At the start of practice today, my client couldn’t speak, he couldn’t look at me, he was barely holding it together breath by breath. I asked a few questions and quickly realized his brain was on tilt. He’d lost the battle of living an unaddressed, stress filled, anxiety ridden life. He’d been avoiding pain for so long that his emotions took over and his self control was gone. I’ve seen this look before, I recognize those tears, I know that breathing cadence. It was me 8 years ago.
In 2006, my wife and I decided to adopt a second child from Guatemala. Life was going really well, I had good control on things, and in general, our days were predictable and manageable. Any little blip out of the norm was no big deal because we could usually get everything back in order fairly quickly. However, when my son came home at 8 months old, I realized this might not be a blip.
I joked with people that two kids felt like three. I’d lost the ability to course correct and create a predictable and manageable life. Over time, my wife’s feedback got more and more hard to hear. “Why are you always on edge, what’s wrong with you?” was the melody line. Naturally I received this feedback incredibly poorly and redirected the blame to her and my son. We grinded our way through the pain with a don’t ask, don’t talk, avoid at all costs, approach.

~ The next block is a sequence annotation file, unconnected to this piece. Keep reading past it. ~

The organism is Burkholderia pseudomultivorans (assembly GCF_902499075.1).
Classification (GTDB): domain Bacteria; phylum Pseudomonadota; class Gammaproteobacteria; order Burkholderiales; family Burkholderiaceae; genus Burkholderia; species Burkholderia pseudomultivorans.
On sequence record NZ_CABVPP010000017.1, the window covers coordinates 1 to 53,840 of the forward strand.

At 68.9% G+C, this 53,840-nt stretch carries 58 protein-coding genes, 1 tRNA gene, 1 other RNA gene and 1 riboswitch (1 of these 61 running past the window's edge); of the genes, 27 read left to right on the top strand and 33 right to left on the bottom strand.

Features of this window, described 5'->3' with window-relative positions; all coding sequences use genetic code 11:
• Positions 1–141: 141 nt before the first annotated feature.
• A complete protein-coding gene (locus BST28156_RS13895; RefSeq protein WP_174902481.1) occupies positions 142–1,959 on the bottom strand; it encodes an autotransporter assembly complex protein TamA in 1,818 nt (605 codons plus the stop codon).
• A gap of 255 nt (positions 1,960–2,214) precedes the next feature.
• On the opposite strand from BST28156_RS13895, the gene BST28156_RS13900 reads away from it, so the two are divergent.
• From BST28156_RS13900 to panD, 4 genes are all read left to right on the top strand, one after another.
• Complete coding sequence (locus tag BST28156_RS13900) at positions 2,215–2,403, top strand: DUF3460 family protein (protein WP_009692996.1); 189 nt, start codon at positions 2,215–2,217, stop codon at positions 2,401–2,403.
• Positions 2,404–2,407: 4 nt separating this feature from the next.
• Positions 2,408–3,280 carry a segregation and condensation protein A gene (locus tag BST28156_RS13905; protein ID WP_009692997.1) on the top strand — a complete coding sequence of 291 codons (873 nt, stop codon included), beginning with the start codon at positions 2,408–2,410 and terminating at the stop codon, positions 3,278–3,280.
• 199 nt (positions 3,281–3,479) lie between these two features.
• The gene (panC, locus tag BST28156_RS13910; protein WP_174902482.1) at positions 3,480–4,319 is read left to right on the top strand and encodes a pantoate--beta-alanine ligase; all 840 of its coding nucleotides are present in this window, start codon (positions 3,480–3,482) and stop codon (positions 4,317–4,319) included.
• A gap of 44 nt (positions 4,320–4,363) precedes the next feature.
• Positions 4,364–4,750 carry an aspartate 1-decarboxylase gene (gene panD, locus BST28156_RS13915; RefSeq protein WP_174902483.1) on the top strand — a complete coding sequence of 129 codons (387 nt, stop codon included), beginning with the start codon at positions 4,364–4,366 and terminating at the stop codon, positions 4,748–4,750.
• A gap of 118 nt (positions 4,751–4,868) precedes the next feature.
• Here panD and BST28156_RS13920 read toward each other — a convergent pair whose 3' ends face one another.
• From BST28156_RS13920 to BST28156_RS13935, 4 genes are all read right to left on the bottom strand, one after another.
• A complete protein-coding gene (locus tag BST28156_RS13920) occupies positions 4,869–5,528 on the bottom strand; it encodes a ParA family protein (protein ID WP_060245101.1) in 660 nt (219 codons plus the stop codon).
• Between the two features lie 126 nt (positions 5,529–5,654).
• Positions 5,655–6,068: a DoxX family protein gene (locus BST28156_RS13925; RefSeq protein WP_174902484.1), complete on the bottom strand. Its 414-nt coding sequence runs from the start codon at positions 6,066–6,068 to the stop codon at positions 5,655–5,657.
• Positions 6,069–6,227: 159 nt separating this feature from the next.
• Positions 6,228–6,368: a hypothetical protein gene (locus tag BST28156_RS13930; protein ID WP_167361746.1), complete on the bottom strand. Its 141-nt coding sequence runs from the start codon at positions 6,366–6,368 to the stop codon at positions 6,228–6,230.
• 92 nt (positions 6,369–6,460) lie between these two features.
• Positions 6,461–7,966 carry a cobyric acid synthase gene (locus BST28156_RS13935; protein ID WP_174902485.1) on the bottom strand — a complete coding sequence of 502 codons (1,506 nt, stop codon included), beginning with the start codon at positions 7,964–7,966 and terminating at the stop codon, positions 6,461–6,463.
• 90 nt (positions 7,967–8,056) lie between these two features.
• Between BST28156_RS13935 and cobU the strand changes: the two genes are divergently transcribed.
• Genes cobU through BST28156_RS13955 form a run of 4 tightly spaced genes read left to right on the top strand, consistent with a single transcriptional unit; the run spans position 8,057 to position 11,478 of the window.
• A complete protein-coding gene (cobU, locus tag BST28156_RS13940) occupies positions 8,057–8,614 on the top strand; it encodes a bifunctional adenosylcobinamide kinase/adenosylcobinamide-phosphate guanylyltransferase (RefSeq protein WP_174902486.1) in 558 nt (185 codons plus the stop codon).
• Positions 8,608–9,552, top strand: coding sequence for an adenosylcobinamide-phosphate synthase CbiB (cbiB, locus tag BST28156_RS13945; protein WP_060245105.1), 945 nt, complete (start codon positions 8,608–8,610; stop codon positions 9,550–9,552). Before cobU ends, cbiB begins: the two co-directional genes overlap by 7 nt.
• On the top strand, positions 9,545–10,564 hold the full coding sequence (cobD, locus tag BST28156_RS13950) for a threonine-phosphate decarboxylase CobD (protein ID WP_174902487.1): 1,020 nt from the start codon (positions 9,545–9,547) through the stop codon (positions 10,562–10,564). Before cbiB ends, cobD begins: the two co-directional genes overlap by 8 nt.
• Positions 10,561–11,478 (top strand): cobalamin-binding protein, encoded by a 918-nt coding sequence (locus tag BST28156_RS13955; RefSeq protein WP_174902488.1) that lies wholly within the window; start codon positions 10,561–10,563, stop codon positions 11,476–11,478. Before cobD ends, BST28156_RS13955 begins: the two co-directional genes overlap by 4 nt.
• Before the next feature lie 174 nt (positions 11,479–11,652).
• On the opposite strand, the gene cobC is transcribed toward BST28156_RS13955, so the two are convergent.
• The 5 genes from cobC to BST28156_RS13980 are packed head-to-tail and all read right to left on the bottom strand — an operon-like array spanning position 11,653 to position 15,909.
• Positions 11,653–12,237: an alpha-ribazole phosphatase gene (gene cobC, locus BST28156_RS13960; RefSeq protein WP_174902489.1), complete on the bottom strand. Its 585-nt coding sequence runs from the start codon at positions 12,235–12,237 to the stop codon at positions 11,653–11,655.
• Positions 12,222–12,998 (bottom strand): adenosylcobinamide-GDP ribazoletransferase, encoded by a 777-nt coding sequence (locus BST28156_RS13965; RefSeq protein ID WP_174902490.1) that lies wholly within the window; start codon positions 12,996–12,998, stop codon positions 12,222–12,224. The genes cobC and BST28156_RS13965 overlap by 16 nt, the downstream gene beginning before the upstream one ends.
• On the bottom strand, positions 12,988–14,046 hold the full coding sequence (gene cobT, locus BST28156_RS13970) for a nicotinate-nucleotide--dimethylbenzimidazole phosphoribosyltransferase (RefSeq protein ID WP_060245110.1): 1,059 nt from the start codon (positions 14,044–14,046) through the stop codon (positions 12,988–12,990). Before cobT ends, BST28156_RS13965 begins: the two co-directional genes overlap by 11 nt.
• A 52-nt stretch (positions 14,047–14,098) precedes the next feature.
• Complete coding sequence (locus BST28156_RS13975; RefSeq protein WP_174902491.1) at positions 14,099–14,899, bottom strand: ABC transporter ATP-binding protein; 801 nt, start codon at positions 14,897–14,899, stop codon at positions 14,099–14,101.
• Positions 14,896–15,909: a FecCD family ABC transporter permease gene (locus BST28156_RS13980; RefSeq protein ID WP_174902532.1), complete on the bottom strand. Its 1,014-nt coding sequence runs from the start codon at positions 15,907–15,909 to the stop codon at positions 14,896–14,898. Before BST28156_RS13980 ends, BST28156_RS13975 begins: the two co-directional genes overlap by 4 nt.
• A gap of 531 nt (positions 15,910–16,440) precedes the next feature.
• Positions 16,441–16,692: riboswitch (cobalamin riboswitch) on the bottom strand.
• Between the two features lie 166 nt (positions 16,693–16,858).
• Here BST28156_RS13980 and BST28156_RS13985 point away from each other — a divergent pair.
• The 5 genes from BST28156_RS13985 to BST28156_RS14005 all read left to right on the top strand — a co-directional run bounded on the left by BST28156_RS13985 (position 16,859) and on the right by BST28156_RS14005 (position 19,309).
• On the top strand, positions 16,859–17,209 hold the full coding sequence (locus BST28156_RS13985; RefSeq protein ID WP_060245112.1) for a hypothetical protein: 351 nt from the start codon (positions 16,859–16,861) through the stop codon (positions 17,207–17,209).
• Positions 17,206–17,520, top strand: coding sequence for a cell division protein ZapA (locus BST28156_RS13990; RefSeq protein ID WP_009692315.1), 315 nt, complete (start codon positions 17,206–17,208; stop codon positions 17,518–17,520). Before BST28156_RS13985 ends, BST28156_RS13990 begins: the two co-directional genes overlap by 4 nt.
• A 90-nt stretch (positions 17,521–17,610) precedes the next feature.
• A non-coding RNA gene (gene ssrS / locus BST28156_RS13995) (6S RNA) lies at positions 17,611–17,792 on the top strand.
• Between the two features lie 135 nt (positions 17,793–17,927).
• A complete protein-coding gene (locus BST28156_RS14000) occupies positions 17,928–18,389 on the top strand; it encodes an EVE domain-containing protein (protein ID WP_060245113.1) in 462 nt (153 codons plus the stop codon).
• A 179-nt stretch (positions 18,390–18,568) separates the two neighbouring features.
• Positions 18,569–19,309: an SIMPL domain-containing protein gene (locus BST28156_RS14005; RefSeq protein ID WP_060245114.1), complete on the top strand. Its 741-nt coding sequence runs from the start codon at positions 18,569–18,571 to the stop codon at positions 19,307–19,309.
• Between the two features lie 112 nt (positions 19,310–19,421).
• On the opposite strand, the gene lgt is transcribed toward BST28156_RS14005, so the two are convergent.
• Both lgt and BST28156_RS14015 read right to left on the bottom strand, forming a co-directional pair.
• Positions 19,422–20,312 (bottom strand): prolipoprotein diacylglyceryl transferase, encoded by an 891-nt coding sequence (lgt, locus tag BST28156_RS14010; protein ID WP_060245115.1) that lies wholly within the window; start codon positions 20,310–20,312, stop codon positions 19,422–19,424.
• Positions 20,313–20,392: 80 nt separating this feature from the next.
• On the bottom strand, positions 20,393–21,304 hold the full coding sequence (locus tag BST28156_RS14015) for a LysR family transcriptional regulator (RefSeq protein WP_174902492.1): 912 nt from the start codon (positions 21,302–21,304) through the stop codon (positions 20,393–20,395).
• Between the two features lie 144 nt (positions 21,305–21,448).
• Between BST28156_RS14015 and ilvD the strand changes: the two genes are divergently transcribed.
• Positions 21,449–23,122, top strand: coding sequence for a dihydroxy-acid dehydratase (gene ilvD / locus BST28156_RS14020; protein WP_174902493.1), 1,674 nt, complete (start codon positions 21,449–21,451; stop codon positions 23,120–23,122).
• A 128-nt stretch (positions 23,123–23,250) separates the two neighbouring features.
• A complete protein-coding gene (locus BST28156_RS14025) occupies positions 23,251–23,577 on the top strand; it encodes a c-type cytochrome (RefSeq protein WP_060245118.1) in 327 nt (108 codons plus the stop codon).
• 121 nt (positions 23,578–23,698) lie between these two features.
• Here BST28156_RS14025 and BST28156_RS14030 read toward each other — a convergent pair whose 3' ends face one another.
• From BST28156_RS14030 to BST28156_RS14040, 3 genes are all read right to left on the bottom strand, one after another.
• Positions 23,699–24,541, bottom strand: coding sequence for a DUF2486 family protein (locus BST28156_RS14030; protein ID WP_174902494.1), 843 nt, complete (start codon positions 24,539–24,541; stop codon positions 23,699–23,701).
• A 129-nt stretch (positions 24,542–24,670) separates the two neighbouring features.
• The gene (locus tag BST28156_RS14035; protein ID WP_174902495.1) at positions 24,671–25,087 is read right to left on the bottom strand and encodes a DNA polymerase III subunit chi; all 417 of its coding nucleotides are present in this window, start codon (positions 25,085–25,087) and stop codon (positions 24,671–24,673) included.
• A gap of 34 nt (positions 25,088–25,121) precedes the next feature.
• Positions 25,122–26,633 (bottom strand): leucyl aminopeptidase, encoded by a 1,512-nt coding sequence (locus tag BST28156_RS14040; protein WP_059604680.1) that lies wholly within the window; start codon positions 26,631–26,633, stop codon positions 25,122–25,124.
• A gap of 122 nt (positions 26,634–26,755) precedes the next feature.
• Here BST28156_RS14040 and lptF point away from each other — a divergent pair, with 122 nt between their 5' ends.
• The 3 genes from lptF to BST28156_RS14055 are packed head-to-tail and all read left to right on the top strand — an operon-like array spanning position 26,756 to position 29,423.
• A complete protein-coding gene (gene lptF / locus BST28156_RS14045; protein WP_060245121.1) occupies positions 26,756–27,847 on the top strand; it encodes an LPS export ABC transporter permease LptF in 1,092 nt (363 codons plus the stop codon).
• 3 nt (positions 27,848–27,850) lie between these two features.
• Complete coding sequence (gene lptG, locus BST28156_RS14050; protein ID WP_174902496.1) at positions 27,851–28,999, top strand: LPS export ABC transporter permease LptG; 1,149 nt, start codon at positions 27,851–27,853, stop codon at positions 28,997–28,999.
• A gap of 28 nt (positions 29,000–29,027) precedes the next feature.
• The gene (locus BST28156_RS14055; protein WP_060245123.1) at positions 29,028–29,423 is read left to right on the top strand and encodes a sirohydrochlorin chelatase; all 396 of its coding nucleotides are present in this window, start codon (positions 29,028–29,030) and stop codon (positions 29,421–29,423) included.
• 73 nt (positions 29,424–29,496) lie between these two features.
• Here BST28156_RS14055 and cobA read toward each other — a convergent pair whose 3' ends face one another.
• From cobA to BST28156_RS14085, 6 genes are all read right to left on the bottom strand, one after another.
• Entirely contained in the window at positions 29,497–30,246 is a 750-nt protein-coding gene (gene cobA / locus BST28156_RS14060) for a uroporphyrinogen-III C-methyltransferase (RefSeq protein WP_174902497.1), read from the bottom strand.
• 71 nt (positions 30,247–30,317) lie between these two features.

Like all well ignored problems, it disappeared into a new norm of numbness, so we decided to adopt another child, but this time from Ethiopia. As the trip got closer, I grew more and more nervous about traveling to a third world country. It started with, “What if I get sick? Wait am I feeling sick? Is my throat sore, I think I might have strep.” And grew into “What if our daughter is really sick and really hard to care for?” On the official travel day, Christmas Eve 2009, I made it all the way through security and half way down the terminal before I began “surviving” breath by breath. I lost the battle, my brain went on tilt. I started sobbing uncontrollably and refused to get on the plane.
Somehow my wife managed to call the orphanage in Ethiopia (Christmas morning there) and get confirmation she could come without me. My brother had bought a ticket to travel with my wife and pick up my daughter for me. My sister-in-law was waiting for me outside of the airport and gave me one of the most loving hug I’ve ever received. The road from there was a painful one and started with me admitting I was not doing well.
My stigma of mental health was obliterated when my doctor told me he sees more patients regarding stress and anxiety than any other issue by a mile. From then on, I chose to embrace leaning into the pain, seeking out what it was that was messing with my head, literally. I can’t pin point any particular moment when I “got better” but I can tell you that I did. Day by day, brick by brick. If you’re still reading this rant and my story hits close to home – take action my friend, take it now before you’re just “surviving” breath by breath. Surviving or thriving? The choice is yours.